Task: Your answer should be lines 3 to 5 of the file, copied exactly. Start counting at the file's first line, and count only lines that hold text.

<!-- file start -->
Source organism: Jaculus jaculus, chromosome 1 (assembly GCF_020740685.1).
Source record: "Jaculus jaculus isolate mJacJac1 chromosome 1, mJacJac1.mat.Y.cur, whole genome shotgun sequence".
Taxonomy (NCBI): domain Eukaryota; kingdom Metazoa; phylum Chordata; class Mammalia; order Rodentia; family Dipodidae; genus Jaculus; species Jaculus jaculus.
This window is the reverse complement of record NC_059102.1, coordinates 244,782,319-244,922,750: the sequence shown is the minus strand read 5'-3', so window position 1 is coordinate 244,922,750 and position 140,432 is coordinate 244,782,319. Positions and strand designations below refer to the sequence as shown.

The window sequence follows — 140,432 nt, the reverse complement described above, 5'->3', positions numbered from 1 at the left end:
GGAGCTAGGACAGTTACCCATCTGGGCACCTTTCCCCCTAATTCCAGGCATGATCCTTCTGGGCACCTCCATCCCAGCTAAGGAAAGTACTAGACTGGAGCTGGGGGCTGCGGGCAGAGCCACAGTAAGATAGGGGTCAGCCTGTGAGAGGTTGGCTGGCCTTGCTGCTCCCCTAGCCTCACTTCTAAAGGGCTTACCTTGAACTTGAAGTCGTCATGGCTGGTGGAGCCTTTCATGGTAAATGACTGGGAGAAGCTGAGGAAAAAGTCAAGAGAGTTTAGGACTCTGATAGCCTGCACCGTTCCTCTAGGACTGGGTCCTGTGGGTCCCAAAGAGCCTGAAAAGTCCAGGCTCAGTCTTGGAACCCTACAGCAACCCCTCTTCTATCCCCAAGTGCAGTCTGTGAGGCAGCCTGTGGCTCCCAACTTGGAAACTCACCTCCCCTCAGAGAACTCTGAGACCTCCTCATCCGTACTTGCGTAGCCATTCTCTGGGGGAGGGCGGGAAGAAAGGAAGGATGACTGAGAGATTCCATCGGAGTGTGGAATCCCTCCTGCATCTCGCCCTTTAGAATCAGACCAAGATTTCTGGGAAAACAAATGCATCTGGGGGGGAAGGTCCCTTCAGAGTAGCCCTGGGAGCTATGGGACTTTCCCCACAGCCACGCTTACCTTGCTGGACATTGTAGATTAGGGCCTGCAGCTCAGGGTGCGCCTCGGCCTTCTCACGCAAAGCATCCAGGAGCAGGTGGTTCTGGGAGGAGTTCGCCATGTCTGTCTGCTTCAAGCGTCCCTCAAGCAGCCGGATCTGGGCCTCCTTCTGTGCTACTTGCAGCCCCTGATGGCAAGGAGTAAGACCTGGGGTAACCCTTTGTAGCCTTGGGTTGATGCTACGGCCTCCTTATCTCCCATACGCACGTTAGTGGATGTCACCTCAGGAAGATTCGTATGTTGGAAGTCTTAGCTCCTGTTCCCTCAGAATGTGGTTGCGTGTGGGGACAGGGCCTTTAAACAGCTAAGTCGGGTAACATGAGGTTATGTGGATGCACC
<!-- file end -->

Taxonomy (NCBI): domain Eukaryota; kingdom Metazoa; phylum Chordata; class Mammalia; order Rodentia; family Dipodidae; genus Jaculus; species Jaculus jaculus.
This window is the reverse complement of record NC_059102.1, coordinates 244,782,319-244,922,750: the sequence shown is the minus strand read 5'-3', so window position 1 is coordinate 244,922,750 and position 140,432 is coordinate 244,782,319. Positions and strand designations below refer to the sequence as shown.

The window sequence follows — 140,432 nt, the reverse complement described above, 5'->3', positions numbered from 1 at the left end: